Each series in Star Trek comes with its own, unique political setting. The original series depicts problems and questions relevant in the 60s and so on. Gene Roddenberry himself once stated: “[By creating] a new world with new rules, I could make statements about sex, religion, Vietnam, politics, and intercontinental missiles. Indeed, we did make them on Star Trek: we were sending messages and fortunately they all got by the network.”
And indeed many political questions have been raised. Some of them were answered – how the makers of Star Trek imagined the ideal future – some remained for the spectators to answered them. While “The original series” stays relatively short and straight, political plots get more intricate over the course of “The next Generation” and reach a peak in “Deep Space 9”. “Voyager” turns back to less politics involved in the storyline, while Enterprise offers another very political megaplot.
But let’s start at the beginning. In the world of our original series, the “political megaplot” is relatively simple, probably because of the relatively few species that are deeply involved in the plot. There is war with the Klingons, until peace with their Empire is established in 2293 with the signing of the Kithomer Accords – thanks to the efforts of Klingon chancellor Gorkon and a human Starfleet officer, James T. Kirk.
During their time at odds with Earth and the Federation, the Klingons had an alliance with the Romulans, but over the years, a number of incidents – including the Kithomer massacre (which ultimately led to the Kithomer Accords), caused the Klingons to develop a fierce, deep-seeded hatred against the Romulans.
The relationship between the Federation and the Romulans can be called “tense” at best. Even after the Romulan War (2156 – 2160) the first visual contact between Humans and Romulans was established in the 23rd century. A neutral zone – or rather “the” neutral zone – is dividing space into the Romulan Empire and the Federation basically. A series of violent conflicts around the neutral zone often led to some sabre-rattling from both sides during this era, but all in all the Federation and the Romulans remain separated by the neutral zone, both sides trying to keep to themselves as much as possible.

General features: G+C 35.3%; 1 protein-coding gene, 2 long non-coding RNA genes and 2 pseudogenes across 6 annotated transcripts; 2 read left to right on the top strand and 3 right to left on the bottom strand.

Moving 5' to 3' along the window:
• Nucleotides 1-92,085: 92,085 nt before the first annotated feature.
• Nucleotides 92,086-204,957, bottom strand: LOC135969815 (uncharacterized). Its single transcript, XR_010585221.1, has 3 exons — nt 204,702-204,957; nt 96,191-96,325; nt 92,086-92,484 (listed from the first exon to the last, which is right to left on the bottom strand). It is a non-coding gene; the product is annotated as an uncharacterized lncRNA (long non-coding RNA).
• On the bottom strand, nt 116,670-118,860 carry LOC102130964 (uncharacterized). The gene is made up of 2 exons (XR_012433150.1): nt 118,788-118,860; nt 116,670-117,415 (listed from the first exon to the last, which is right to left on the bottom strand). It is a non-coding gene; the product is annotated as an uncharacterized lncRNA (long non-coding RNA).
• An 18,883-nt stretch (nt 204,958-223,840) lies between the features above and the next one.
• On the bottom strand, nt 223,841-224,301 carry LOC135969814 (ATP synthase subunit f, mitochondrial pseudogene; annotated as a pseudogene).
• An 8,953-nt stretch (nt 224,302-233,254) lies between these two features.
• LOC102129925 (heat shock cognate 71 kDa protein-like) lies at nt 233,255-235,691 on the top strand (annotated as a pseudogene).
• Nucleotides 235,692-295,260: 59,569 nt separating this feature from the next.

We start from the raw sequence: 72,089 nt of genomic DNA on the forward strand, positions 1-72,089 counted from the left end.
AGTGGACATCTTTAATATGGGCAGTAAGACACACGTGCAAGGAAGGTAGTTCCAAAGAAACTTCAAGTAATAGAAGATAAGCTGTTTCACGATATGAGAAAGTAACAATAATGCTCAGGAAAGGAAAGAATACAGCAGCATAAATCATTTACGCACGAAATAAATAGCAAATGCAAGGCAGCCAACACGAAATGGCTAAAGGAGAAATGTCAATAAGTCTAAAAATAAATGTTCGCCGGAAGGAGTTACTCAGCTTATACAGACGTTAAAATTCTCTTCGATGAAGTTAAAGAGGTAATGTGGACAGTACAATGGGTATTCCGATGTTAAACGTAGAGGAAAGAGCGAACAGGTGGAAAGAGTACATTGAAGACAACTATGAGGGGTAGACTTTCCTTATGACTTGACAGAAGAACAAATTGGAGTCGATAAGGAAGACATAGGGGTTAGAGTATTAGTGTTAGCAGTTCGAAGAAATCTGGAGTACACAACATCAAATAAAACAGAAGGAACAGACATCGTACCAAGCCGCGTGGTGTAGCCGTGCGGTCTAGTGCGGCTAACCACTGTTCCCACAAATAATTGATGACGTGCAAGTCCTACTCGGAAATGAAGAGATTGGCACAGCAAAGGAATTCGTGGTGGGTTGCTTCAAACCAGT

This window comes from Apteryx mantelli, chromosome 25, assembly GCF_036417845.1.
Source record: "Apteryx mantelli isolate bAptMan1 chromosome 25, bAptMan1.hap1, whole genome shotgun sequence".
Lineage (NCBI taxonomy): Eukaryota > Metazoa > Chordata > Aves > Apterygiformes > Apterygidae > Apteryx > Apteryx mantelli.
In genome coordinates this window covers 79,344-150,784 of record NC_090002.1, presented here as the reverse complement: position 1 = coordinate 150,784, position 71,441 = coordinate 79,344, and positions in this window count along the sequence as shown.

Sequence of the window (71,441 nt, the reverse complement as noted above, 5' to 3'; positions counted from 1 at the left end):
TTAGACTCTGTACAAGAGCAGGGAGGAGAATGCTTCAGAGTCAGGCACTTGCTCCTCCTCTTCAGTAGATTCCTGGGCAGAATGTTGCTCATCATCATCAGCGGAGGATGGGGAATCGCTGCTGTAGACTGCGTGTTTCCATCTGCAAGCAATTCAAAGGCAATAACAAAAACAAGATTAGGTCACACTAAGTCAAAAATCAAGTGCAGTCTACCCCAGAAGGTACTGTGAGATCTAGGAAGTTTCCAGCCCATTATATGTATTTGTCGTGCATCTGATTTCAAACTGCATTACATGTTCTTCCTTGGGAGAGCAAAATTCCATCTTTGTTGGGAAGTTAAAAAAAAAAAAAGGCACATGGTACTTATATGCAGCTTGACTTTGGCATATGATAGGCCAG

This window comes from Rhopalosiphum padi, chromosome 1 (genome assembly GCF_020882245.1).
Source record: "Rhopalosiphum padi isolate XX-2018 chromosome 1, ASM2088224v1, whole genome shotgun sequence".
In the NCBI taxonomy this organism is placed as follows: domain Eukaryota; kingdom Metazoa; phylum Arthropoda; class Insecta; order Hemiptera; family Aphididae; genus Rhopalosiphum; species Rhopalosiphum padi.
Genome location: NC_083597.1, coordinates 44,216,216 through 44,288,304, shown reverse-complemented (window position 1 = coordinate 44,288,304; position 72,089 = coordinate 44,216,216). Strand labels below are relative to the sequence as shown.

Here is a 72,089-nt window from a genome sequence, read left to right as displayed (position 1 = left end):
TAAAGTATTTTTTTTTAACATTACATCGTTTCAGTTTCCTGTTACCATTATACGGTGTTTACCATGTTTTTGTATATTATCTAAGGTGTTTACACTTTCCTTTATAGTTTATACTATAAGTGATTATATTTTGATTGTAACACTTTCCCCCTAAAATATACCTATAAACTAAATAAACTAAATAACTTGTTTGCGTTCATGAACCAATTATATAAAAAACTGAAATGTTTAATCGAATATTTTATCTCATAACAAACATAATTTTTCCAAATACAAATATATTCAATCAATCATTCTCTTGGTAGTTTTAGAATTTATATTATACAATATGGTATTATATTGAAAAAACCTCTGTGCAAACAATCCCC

The last notable species involved in “political megaplot” during TOS is the Vulcans. Having watched over Earth from the late 1950s on, they initiated First Contact, and act very much like a “big brother” to Earth during the entire series. Vulcan itself however is known to have problems with their neighbors, the Andorrians. Not enough for an open war to develop between the species, more a general dislike of one another.
The above political setting obviously was complex enough for “The original series”, which developed episode by episode, rather than having a plot span several seasons. There’s plenty of political “goodies” that allow for exciting adventures. Even more interesting however are those political questions relevant in the 60s. Women in leading positions, black people in leading positions, interracial kisses and so on. It is all there, sometimes hidden, but more than once very obvious. Sometimes those topics seem to us “politically incorrect” and I will leave those messages to the eyes and opinions of the spectators of the series.